The hotel opened in 1927 by the City of Flagstaff and was community owned until the 1960s, when it became privately owned.

 

lobby - photo by The Jab, 2008

lobby – photo by The Jab, 2008

 

The Monte Vista Lounge opened with the hotel, reportedly as a speakeasy until Prohibition ended. Both entrances to the bar, from the hotel and from the street, are fabulous!

 

photo by The Jab, 2008

photo by The Jab, 2008

photo by The Jab, 2008

photo by The Jab, 2008

 

 

 

 

 

 

 

 

 

Being a historic hotel, some of the less expensive rooms have baths down the hall, but many rooms are larger with baths and they also have suites. I stayed in a small single with bath across the hall. The room was basic, but clean (as was the bathroom) and had a historic feel. Some rooms are named after famous guests from the past.

 

photo by The Jab, 2008

photo by The Jab, 2008

 

Besides the cocktail lounge, the hotel also has a cafe/bar called The Rendezvous, which serves as a coffee bar all day from 6:30 am (serving Intelligentsia coffee and tea) but also is a cocktail bar offering classic and craft cocktails until 2:00 am every night. Splendid! Two bars in one classic hotel; now you know why I like to stay here!

 

photo by The Jab, 2008

photo by The Jab, 2008

 

Within a short walk from the hotel there are several good restaurants (I particularly liked Swadee Thai restaurant) but a walk down Route 66 also takes you to the neon splendor of the Grand Canyon Cafe, which opened in 1942. In 1945 three brothers, Alfred, Edward, and Albert Wong bought the restaurant with a partner Bill Yee. Amazingly, it is still owned by the Wong family almost 70 years later. Albert’s son Freddy Wong now runs the restaurant with his wife Tina. The menu is a combination of classic American cafe fare (Freddy’s specialty) and Chinese food (Tina’s expertise). So it’s a great place to come both for breakfast or for some Chinese food for lunch or dinner. The chicken fried steak with green chili sauce comes highly recommended. And you can the see by my photo below that it hasn’t changed much in 70 years. I love the original vinyl booths and the lunch counter with jaunty red, white, and black stripes and a green Formica top to match the tables.

 

photo by The Jab

photo by The Jab

 

Of course if you’re going to the Grand Canyon, and can afford it, you should stay in one of the historic lodges for a few nights. But you may also enjoy saving a bit of money by staying a night or two in the charming, historic Monte Vista Hotel in happening downtown Flagstaff. And don’t miss the animated neon signs on Route 66 and around town!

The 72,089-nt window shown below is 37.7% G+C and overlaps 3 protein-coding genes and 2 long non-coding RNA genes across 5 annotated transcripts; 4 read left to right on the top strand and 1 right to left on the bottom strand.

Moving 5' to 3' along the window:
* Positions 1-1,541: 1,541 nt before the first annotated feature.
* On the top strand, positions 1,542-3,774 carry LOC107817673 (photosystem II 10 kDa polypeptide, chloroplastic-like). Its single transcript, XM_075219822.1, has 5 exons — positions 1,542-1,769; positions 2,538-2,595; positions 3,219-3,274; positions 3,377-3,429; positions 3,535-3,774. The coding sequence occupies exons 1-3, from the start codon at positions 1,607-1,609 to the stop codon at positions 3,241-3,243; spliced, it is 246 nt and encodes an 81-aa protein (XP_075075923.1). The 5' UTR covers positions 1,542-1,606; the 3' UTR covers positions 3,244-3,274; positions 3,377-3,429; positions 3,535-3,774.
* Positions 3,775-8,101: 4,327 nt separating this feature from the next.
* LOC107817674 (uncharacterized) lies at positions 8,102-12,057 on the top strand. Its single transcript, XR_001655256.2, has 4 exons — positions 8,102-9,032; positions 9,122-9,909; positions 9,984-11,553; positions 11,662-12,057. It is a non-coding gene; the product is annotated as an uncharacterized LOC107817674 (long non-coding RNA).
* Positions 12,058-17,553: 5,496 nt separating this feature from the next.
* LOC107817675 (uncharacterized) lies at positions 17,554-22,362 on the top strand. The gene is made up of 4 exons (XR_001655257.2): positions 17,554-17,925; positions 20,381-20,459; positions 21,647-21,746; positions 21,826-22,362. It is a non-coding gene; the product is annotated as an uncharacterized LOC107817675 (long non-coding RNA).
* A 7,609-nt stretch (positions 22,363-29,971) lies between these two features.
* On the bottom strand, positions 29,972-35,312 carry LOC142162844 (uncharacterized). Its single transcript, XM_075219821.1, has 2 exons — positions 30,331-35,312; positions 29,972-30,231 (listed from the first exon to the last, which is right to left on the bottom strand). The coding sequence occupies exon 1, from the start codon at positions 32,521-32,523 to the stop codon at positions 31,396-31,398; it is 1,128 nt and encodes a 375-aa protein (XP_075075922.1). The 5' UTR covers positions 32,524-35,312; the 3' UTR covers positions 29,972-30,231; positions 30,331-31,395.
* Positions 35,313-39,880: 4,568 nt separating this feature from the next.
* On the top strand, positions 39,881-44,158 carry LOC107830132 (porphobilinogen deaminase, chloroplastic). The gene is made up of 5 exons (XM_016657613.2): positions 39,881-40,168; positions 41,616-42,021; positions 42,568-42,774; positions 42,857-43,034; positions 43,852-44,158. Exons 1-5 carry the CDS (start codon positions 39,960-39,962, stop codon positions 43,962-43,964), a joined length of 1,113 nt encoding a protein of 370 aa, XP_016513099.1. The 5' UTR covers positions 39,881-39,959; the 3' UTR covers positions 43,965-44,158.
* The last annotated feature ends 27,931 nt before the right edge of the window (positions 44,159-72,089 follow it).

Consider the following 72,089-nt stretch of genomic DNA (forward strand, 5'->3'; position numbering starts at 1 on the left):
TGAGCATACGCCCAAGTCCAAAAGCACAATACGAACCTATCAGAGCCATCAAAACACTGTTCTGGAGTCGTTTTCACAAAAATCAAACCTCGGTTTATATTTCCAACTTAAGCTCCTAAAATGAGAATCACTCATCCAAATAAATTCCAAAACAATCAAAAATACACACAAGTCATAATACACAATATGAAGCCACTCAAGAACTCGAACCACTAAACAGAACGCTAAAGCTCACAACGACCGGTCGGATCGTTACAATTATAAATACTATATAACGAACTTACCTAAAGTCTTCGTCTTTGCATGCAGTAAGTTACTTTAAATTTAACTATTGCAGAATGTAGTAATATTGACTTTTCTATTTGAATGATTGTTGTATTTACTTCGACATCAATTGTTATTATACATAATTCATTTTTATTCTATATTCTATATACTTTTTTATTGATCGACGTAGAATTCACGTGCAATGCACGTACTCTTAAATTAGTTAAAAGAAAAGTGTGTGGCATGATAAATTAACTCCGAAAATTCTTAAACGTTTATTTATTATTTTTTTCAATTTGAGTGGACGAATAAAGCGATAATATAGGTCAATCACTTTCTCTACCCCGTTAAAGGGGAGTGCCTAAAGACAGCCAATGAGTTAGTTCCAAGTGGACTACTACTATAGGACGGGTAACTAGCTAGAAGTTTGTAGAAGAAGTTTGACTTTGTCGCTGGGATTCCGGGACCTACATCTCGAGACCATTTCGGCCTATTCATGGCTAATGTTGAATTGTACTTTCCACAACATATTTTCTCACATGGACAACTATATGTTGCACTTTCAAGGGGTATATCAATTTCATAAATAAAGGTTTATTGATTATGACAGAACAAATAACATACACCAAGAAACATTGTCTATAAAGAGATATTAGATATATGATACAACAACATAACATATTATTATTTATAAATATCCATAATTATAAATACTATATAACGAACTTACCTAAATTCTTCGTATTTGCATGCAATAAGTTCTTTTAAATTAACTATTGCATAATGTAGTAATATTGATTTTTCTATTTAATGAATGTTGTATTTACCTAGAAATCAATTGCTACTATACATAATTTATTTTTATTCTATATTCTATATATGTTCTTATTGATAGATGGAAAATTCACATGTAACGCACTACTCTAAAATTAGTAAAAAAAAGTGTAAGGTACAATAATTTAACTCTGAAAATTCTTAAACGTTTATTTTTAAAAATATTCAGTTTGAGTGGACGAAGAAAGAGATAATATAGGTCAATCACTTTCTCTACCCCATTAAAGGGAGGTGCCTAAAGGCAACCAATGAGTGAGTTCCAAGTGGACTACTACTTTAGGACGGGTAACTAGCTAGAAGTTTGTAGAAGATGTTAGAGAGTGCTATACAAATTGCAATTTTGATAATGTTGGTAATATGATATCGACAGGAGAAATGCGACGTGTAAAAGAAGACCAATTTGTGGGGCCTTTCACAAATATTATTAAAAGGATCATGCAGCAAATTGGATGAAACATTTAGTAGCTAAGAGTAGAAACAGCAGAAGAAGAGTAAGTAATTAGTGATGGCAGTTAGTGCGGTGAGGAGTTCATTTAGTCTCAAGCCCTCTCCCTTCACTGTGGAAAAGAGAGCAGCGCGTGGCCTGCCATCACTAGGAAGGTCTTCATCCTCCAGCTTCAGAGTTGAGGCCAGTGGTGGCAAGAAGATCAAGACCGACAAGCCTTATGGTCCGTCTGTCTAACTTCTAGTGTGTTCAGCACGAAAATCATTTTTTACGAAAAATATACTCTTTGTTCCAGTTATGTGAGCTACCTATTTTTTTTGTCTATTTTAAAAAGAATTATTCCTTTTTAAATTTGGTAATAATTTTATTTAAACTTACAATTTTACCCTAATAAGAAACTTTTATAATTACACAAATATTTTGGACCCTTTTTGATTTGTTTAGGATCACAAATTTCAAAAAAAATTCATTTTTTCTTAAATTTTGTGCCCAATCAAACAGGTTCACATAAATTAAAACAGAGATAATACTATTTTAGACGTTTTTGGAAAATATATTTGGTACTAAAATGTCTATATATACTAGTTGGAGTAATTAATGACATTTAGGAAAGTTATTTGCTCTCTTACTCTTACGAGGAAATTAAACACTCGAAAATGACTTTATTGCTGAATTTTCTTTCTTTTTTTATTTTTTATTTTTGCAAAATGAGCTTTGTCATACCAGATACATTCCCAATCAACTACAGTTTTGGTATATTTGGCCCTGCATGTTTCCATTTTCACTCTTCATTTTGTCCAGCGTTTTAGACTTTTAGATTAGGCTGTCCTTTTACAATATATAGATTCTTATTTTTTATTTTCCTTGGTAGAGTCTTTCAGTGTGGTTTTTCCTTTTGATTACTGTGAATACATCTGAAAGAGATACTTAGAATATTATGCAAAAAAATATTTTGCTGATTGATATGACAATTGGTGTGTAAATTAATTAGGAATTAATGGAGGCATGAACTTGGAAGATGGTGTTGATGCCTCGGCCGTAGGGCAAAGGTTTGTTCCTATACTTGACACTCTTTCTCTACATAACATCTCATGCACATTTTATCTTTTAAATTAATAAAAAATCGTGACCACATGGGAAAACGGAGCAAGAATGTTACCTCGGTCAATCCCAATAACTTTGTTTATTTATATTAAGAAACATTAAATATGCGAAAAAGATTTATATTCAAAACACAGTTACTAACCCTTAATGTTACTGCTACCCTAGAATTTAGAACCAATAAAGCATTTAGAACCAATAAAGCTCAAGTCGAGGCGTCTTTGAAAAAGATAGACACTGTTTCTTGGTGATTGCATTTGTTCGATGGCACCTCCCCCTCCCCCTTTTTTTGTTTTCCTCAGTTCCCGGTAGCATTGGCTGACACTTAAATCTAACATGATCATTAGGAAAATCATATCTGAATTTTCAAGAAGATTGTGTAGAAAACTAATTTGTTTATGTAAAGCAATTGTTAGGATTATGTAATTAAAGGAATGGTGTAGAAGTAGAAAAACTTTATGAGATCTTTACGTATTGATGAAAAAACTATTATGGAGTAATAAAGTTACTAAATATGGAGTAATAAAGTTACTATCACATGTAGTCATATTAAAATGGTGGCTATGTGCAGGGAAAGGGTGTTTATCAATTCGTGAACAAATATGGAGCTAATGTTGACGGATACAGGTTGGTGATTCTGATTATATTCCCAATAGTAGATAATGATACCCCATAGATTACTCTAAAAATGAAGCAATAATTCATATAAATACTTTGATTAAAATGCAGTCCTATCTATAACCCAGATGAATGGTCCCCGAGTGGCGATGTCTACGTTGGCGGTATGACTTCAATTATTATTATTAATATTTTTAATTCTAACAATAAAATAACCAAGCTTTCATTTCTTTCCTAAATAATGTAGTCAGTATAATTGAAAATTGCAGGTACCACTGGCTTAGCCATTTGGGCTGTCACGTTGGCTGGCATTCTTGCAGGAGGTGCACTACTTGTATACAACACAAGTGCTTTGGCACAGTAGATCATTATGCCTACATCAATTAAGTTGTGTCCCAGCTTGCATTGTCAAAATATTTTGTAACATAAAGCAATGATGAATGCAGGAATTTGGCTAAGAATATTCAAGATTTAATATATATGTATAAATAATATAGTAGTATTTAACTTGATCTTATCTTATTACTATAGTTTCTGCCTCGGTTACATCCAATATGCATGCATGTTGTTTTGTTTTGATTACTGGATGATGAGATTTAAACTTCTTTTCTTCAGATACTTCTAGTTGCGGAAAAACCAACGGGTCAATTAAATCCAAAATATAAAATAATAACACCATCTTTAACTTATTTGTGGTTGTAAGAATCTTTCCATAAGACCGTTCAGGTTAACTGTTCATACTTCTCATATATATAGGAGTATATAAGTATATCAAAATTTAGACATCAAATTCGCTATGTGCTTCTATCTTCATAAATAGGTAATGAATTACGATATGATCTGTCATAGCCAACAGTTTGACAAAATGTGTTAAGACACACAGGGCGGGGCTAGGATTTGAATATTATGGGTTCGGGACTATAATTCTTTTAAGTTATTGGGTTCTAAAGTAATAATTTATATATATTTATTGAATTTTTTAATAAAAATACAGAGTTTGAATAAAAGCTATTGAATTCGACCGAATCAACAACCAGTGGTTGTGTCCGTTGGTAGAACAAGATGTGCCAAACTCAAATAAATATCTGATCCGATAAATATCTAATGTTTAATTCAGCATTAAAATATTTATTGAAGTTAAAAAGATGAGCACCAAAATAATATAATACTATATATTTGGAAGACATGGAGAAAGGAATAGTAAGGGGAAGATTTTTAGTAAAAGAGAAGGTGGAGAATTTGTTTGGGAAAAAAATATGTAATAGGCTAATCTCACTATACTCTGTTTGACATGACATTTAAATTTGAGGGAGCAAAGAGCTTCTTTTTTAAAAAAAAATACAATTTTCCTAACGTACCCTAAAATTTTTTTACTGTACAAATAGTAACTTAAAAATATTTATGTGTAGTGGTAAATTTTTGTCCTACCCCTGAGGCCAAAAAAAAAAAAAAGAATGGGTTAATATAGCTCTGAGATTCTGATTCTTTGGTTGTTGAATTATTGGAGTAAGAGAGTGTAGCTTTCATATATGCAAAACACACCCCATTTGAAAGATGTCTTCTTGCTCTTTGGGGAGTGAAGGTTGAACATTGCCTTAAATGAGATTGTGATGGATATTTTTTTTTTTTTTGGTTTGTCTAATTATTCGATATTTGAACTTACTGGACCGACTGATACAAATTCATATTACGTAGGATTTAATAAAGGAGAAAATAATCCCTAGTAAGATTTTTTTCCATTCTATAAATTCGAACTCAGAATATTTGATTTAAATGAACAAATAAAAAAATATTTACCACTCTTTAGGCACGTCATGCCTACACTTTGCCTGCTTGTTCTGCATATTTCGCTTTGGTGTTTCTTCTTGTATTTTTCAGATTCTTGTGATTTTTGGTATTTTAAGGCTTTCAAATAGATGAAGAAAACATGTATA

Grand Canyon Cafe
110 E Santa Fe Ave, Flagstaff, AZ 86001
(928) 774-2252
Open Mon-Sat 7:00am-9:00pm

 

NEWS FLASH! – The Huntington Hotel’s Big 4 Restaurant to close in January – GO SOON!

UPDATE – It was reported in EaterSF on December 5th, 2013, that the Big 4 will reopen with some changes, the extent of which are not clear.

This just in – The Big 4 Restaurant in San Francisco’s historic Huntington Hotel, open since 1967, is closing on January 4th, when the entire hotel is being closed for renovation. The current owners, who took over in 2011 have not announced if the Victorian-era-San Francisco themed restaurant will reopen as The Big 4 when the hotel reopens in the spring.

Inside Scoop SF » The Huntington Hotel’s Big 4 Restaurant to close in January; return uncertain.

The bar

The bar. Image by The Jab.

The Big 4, Huntington Hotel, San Francisco

I used to avoid hotel restaurants. In the past I have found many to be overpriced and not that great. There are exceptions, like here and here and here…and HERE! OK, I’ve been all wrong about hotel restaurants. Many great historic restaurants still exist in hotels and some are well-preserved.

I’ve heard about The Big 4 restaurant in the Huntington Hotel for years, usually described as very expensive and stuffy. It was a regular restaurant on the annual Dine About Town prix fixe menu event in San Francisco. But I never made it there. Well, I finally went because a friend informed me that it is threatened since new owners took over the Huntington.

The Big 4

The Big 4 Restaurant opened in 1967 in the Huntington Hotel on Nob Hill, which started as a luxury apartment building in the 1920s but was converted to a hotel in 1945. The restaurant is named after the Big Four entrepeneurs from Sacramento (Leland Stanford, Collis P. Huntington, Mark Hopkins, and Charles Crocker) who started the California Republican party (strongly anti-slavery, they were instrumental in getting Lincoln elected) and later started the Central Pacific Railroad (part of the first transcontinental railroad), which greatly expanded into the Southern Pacific Railroad conglomerate. Eventually the Big Four moved to San Francisco, where the railroad’s headquarters were, many or all of them living in mansions on Nob Hill. Though the Huntington Apartment building probably was named after Collis P. Huntington, he didn’t own it as he died in 1900.

 

Big 4 creature

The restaurant is very dark and opulently furnished in dark woods and medium green leather upholstery and is filled with 19th Century antiques and artifacts from early California history, collected by Newton Cope. It was difficult getting good photos in such a dimly lit restaurant, but I didn’t mind as I love dark restaurants. The atmosphere is very cozy, not at all stuffy, and it truly seems like a restaurant that is older than it is.

The bar

The bar

 

The food I would describe as classic American food with gourmet touches, and usually there is a wild game dish on the menu. I had the smoked wild boar chop with corn-cheddar spoon bread and roasted apple. The chop was superb – lightly smokey and pork-like but more tender than most pork chops that I’ve had before. Not at all gamey (if you worry about such things). I had excellent shoestring fries as well.

Big 4 dish

 

The service was impeccable – friendly, helpful, and attentive. They have live piano entertainment every night as well. California and railroad history buffs will love this restaurant! I am definitely going to return to the Big 4!

 

The Big 4
1075 California St, San Francisco, CA 94108
Phone: (415) 474-5400
Open for Breakfast: Mon – Fri 7am – 10am, Sat – Sun 7am – 11am
Dinner: 5:30pm – 10pm daily; Bar: 4pm – 12am, daily